Where to start?
Parenthood is tough! Decisions, decisions, decisions. And here in “The Information Age”, many parents feel that there is no room for poorly informed choices for The Big Decisions. For many parents, the issue of vaccines was at one time a “no brainer”. Children were “completely” vaccinated. Everyone believed that vaccines were necessary to save your baby’s life. For the majority, vaccines were completely beyond debate. Today, many parents are questioning the safety and necessity of the large numbers of vaccines on the schedule, particularly for obscure or milder diseases. Vaccine necessity, which used to be taken for granted, has suddenly become an uncertain, debatable matter that has to be researched in depth.
What are the issues which require consideration as one steps outside the “Just do whatever your doctor tells you to do!” mindset?
- 1) the ethics of vaccine decisions in light of herd immunity
- 2) the immediate risk to the baby or child from both the diseases and the vaccines
- 3) the social stigma of possibly going against the flow and not following the recommended schedule
- 4) and the confusing, often conflicting ocean of scientific literature on the topic.
So where should a parent start?
Many parents find it helpful to look at individual diseases first.
Here is the US recommended vaccine schedule. It begins with a dose of the Hepatitis B vaccine at birth, followed by rotavirus, DTaP (diphtheria, tetanus, pertussis), IPV (polio), PCV (pneumococcal), Hib, and additional HepB at 2, 4, and 6 months.
An excellent place to familiarise yourself with the diseases is the CDC’s Pink Book chapters.
After coming up with a list of the diseases you’re interested in possibly vaccinating against, there are a few useful pages you can check out.
- a ) The MMWR, selected cities, notifiable diseases page will help you figure out what the immediate disease risk is.
- b ) The “Reported Cases and Deaths“, from vaccine preventable diseases from 1950 to 2005″page, along with the “Vaccine Coverage Levels” page are also useful for double checking conflicting accounts of possible disease severity and incidence, and the impact mass vaccination has or hasn’t had.
For example: Look at pertussis and h influenzae on both the “Reported Cases and Deaths” and “Vaccine Coverage Levels” pages over the last 10 or 15 years. Surprising, isn’t it?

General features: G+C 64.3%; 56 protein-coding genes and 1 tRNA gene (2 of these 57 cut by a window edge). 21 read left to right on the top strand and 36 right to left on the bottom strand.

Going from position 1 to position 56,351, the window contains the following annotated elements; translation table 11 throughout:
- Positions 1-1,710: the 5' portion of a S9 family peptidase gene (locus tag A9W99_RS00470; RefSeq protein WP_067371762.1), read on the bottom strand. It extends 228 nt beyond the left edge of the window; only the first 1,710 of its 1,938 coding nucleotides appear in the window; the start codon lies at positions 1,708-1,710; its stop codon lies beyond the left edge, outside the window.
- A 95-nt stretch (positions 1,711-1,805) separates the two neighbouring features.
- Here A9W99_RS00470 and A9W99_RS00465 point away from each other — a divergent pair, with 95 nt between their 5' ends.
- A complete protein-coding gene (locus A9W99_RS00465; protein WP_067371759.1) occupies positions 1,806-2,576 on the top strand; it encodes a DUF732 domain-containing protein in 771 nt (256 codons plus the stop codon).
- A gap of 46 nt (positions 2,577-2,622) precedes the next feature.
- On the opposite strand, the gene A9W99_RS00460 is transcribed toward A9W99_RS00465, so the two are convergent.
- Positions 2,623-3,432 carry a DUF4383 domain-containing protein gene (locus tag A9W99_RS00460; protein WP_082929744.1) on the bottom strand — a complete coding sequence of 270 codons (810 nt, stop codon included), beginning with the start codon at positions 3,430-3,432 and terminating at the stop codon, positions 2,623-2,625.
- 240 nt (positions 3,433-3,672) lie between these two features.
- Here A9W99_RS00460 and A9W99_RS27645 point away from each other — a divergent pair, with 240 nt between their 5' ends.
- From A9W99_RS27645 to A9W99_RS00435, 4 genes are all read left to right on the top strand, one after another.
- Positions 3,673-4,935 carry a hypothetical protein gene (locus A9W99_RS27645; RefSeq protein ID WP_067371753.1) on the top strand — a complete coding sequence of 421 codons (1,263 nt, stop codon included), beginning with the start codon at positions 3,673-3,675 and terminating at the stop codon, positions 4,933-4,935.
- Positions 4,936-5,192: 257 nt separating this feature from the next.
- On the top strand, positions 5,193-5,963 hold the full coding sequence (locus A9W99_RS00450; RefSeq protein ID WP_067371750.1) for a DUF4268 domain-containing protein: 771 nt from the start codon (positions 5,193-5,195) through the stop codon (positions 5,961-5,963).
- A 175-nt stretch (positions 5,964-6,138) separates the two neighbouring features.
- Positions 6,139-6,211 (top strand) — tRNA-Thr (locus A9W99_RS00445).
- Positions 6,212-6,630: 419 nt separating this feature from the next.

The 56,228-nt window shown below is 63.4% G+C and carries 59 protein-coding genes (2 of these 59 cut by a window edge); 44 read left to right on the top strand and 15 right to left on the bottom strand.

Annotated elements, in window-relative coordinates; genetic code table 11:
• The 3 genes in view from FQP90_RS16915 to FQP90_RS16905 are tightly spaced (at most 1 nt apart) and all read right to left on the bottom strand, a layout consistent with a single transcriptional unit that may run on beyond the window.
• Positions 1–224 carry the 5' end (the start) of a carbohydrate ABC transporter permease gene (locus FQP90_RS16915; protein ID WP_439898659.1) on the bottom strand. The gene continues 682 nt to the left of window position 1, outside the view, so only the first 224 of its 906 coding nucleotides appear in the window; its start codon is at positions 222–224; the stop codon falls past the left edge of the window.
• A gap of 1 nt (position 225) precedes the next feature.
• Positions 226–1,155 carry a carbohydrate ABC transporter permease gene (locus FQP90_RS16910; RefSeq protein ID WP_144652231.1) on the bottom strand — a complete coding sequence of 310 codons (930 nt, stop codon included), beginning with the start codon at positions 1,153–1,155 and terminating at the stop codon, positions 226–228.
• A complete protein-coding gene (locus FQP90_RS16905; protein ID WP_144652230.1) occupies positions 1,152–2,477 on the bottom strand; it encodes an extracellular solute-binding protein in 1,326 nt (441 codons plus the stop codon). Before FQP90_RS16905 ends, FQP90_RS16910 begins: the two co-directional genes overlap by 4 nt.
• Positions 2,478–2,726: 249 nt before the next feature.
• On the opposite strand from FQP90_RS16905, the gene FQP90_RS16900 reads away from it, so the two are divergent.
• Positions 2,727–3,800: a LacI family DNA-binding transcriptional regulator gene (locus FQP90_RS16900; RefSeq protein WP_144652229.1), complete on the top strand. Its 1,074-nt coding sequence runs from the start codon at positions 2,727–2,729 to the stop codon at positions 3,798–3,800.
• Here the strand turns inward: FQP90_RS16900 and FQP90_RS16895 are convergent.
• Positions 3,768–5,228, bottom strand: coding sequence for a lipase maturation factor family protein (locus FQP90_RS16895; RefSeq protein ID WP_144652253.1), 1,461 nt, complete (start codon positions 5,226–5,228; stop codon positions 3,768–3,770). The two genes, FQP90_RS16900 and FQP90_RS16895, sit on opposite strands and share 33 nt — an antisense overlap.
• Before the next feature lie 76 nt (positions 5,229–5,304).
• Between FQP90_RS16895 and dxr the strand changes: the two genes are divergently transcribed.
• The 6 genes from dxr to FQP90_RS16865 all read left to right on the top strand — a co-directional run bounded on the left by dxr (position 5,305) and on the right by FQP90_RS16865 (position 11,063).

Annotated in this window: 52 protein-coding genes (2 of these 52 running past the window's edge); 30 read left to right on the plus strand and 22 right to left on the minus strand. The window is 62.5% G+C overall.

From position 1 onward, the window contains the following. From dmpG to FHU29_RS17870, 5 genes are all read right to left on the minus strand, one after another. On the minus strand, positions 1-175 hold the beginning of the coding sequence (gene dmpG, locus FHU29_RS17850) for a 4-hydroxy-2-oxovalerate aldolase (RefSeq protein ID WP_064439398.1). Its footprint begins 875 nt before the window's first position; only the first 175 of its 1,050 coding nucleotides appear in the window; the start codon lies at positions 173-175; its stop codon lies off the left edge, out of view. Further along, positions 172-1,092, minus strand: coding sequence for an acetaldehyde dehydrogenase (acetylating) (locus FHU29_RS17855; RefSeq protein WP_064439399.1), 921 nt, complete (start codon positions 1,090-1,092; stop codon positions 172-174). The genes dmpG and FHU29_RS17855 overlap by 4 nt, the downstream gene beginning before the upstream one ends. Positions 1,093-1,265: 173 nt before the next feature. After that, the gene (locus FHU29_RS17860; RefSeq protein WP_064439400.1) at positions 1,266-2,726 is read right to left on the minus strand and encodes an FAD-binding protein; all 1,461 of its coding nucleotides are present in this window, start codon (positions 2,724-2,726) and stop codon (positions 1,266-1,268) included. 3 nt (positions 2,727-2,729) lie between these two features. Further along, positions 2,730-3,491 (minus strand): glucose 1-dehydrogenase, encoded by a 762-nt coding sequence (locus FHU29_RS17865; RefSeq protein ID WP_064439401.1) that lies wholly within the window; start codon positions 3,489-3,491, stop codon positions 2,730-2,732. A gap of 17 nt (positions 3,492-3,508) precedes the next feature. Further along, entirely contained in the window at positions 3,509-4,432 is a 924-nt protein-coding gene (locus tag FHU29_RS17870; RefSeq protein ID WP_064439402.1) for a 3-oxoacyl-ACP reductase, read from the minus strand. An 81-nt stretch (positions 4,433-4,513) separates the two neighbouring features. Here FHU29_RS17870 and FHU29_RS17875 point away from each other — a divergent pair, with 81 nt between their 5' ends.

Researching problems with vaccines is a more complicated matter than understanding the basics of the diseases.
If you don’t know where to start looking, internet searches can easily lead you astray. Vaccines are controversial, controversy can attract passion, and passion on occasion, can lead to misinformation and strongly defended extremism. While personal stories can be interesting, they aren’t science, on either side of the debate.
Always check out the facts. Look at how trials are done at clinicaltrials.gov. Check the CDC, check the FDA website where vaccine documents are held, check the articles published in peer reviewed medical journals.
As you read and cross check information, you’ll become more confident. Each new scientific principle you understand will add another building block helping to clarify the bigger picture when it comes to disease, epidemiology, risks, benefits, and how they relate to your specific child’s immune system and your family’s medical history. Any intelligent human being is capable of understanding scientific research, although it takes time and effort.
Checking the manufacturer’s package inserts is useful for information on possible reactions to vaccines. Keep in mind that there are reactions listed under the “rare” category that might or might not be actual side-effects of the vaccine. Causation is difficult to determine in the case of rare events.
Merriam-Webster Online now has a medical dictionary to help. Just click the “medical” box before you search.
A useful tool for finding accurate information is Google Scholar. Here’s a quick tutorial on how to use it:
- The “all X versions” function on the right (after you do a search) will take you to fulltext versions a lot of the time.
- The “recent articles” function at the top (after you do a search) will take you to the newest research on the subject.
- If you find something interesting, use the “cited by X” button under the the title to see what newer research might have confirmed or conflicted with what you just read.
PubMed is another good site. If the fulltext of the abstract you’re reading isn’t available through Pubmed (sometimes it will say “free fulltext at…” in the upper righthand corner) try putting the title of the abstract into Google Scholar, and looking through the “all of X versions” function to see if any of them are fulltexts.
To find a collection of the information that supports a vaccine’s recommendation by the CDC, try using Google with the keywords :
[disease name] vaccine recommendations MMWR.
For example: to find the ACIP’s MMWR recommendation for chickenpox, this search will take you there. Reading official information is important so that you know you have not missed any important information (even if it is sometimes “cherry-picked” or inaccurate) as you make your vaccine decision.
Okay, now you’ve got the tools to do basic research on diseases and vaccines.
More advanced sources and techniques can be found here.
Ready to start work? Make a list of questions or topics you’d like to research. Start a page (either paper or computer) and put down the first topic from your list. Start building a list of search terms. Once you’ve got some possibilities, start searching. Make notes of what you find and save useful links with notes on what they link to and why they are useful. You’ll find yourself refining your search terms as you go along, dropping some terms and adding new ones.
Final advice? Don’t spend your entire life on the computer!